Toys 'R' Us to stop selling real-looking guns

October 15, 1994|By Stephanie Shapiro | Stephanie Shapiro,Sun Staff Writer Staff Writer Chris Kaltenbach contributed to this article.

If your child is lobbying for a Police-Strike Force Assault Rifle for Christmas, you won't be able to get it much longer at Toys "R" Us.

The world's largest toy retailer announced yesterday that it will stop carrying "realistic" toy firearms after separate incidents in which police shot two New York City youths who were carrying toy guns. In one case, a 13-year-old holding a toy gun in a darkened stairwell was killed.

"The issue is the potential harm that these products pose to children and others," said Michael Goldstein, chief executive officer of the toy retail giant. "We believe that by taking this step that we can help raise awareness and encourage manufacturers and other retailers to join us in this effort."

Other retailers, including Kay-Bee Toys and Bradlees Inc., are expected to follow suit, according to the Wall Street Journal, which reported the Toys "R" Us decision. Sears stopped selling its toy-gun line in 1988.

Toys "R" Us plans to stop buying look-alike weapons from manufacturers, including "western-style rifles and guns, plastic handguns and other guns that when modified can resemble real handguns, Mr. Goldstein said. But the company did not specify yesterday how many types of toy guns would disappear from the shelves after the remaining stock is sold.

Despite the lack of details, the Toys "R" Us announcement was welcomed by parents, police and gun-control advocates in Baltimore.

"I think it's a good idea, because guns seem to [encourage] children to think about situations or actions that are violent," said Sherry Frazier, the Baltimore parent of a 6-year-old girl.

But parents must also explain to their children why the toy weapons are being removed from the store aisles, said Patricia Woodward, who has two boys and a girl. Otherwise, "the only thing it's going to do is make them interested in it more," she said.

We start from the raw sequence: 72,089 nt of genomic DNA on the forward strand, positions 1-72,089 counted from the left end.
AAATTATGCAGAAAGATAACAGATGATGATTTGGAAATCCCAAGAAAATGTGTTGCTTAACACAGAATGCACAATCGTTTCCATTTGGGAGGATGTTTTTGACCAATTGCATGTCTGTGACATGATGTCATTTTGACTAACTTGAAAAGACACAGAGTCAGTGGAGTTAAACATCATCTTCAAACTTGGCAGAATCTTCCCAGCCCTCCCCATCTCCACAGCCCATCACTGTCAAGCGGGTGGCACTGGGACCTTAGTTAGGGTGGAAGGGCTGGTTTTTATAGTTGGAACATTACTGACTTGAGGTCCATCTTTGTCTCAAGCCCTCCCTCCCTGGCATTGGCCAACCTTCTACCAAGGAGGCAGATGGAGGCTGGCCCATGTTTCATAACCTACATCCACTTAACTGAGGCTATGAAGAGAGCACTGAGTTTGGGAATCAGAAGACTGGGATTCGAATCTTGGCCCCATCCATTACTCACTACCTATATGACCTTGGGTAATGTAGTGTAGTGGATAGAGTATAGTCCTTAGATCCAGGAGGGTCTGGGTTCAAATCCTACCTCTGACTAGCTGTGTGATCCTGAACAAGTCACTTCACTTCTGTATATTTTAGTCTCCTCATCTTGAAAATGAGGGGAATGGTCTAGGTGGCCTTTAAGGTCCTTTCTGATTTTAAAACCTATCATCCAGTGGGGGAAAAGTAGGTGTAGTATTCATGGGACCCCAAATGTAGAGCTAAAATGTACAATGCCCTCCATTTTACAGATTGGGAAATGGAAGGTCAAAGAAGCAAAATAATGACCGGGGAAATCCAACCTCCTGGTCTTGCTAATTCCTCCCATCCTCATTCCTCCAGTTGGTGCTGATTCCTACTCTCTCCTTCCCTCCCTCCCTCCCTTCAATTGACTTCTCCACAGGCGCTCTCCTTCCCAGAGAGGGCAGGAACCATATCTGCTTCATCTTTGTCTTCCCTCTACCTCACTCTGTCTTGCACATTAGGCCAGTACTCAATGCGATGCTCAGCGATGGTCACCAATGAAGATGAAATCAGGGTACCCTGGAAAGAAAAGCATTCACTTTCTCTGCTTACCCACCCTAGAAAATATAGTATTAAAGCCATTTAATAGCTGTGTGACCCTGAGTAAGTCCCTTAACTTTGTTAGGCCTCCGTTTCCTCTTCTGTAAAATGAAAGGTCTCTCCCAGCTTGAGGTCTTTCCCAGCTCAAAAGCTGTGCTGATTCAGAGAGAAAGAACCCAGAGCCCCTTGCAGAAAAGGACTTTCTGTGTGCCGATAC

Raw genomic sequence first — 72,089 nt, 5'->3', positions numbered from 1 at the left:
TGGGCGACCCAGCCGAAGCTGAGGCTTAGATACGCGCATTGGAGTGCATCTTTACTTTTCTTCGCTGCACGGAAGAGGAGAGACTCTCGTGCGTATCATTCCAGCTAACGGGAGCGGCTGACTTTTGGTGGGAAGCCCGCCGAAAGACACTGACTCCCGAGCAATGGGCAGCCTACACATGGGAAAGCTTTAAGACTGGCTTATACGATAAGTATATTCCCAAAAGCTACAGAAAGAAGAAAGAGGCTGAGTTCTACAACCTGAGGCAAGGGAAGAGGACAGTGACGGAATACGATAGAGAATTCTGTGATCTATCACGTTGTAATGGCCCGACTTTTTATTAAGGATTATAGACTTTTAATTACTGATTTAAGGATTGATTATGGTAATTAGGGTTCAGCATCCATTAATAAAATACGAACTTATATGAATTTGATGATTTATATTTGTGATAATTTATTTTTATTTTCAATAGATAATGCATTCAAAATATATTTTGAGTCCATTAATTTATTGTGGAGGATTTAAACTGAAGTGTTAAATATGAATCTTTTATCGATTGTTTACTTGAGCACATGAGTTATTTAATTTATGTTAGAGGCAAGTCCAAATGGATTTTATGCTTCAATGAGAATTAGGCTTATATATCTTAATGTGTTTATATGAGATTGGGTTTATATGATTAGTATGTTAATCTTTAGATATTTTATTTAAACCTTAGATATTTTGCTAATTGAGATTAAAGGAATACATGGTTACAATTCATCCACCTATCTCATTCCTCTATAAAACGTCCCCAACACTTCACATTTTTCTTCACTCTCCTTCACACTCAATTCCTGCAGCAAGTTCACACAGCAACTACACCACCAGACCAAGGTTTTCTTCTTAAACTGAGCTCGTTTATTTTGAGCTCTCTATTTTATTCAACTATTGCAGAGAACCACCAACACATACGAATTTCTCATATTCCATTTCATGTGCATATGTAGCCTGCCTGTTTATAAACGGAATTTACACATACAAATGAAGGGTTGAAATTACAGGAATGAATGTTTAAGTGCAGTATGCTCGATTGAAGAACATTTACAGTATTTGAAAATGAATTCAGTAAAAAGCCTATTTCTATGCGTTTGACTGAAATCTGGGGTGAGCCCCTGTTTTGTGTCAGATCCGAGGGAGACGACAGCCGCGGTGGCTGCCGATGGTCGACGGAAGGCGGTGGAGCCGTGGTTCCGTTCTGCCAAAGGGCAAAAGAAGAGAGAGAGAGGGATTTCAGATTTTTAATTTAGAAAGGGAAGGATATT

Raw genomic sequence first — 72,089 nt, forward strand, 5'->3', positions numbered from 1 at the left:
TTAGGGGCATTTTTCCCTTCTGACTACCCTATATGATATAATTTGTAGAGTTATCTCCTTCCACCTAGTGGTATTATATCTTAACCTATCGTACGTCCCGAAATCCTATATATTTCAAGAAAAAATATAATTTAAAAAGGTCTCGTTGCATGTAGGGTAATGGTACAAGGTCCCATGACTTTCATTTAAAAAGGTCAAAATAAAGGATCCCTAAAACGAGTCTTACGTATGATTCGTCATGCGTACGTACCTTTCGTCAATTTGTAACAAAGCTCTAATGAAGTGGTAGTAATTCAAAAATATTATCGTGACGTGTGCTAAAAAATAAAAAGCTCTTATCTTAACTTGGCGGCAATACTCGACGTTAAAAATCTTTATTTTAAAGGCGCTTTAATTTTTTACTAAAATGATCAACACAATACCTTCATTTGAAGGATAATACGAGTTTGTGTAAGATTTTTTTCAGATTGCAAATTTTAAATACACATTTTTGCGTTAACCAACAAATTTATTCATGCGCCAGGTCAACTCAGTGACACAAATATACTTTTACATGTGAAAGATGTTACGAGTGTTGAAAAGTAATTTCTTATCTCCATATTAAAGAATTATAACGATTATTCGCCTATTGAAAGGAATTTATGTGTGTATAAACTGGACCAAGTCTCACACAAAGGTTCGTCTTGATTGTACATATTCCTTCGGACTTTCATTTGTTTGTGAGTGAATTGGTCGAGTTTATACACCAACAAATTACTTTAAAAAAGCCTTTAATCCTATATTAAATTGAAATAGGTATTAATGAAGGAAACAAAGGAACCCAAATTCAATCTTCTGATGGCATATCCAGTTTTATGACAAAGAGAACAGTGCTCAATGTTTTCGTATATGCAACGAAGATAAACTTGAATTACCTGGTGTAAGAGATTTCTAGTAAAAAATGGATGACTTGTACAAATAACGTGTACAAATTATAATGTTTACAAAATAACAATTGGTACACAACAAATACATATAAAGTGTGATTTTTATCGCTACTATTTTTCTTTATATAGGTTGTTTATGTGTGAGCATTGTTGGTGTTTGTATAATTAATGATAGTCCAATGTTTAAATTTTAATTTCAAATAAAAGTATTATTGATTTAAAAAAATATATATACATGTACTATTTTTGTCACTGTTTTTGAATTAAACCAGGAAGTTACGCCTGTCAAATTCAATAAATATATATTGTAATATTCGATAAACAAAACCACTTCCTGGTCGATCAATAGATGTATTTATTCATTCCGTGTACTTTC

For police, the proliferation of look-alike guns complicates the split-second decisions made on the streets. Officers often can't tell whether a gun brandished by a suspect is real or not.

"We applaud Toys 'R' Us for taking toy guns that look real off the shelves," said Baltimore City Police spokesman Sam Ringgold. "Certainly we have seen a number of cases within the last year in which replica guns were pointed at officers."

Although federal legislation passed in 1988 requires markings on toy firearms to avoid confusion, police shootings sparked by look-alike guns continue to occur across the country. And the toys also figure in plenty of crimes. A 1990 study by the Police Executive Forum found that about 15 percent of U.S. robberies between 1985 and 1990 were committed with imitation guns. While toy guns represent less than 3 percent of all toys sold in the United States, they have long been a target of gun-control advocates.

Last year, U.S. Surgeon General Dr. Joycelyn Elders asked parents not to buy toy guns for their children for Christmas because the "play of cops and robbers has become a fatal reality for too many of our children."

"When you look at the reality of kids killing kids with real guns in record numbers, it is very dangerous to have these kind of toys available," agreed Cheryl Brolin, a spokeswoman for Handgun Control Inc., yesterday.

She and Vincent DeMarco, executive director of Marylanders Against Handgun Abuse, praised the Toys "R" Us decision.

It "helps get the message out that guns are not toys," Mr. DeMarco said. "I've got two little boys myself. [For them], the line between reality and fantasy is very thin. It's very, very important to understand that guns are horribly dangerous things that you must stay away from. Then there are toys. Anything that blurs the lines like toy guns is very dangerous."

But Bob McMurray, of the Maryland State Rifle & Pistol Association, said he does not think it is necessary to remove any toys from retail stores. Parents simply need to make sure children don't brandish their toy weapons beyond their homes.

The Toys "R" Us decision is "being blown out of proportion by the anti-gunners," Mr. McMurray says. "This doesn't have anything to do with gun control. . . . It is an individual retailer's choice not to sell a product which it believes could potentially be dangerous if misused."

Yesterday, as Lisa and Tom Brogan were on their way into Toys "R" Us in Glen Burnie, they agreed that they wouldn't let their 2-year-old daughter, Ashley, have a gun.

"I don't believe in any kinds of guns," Mrs. Brogan said. But her husband wasn't as rigid. "I guess they promote violence," he said, "but I don't really have anything against them."

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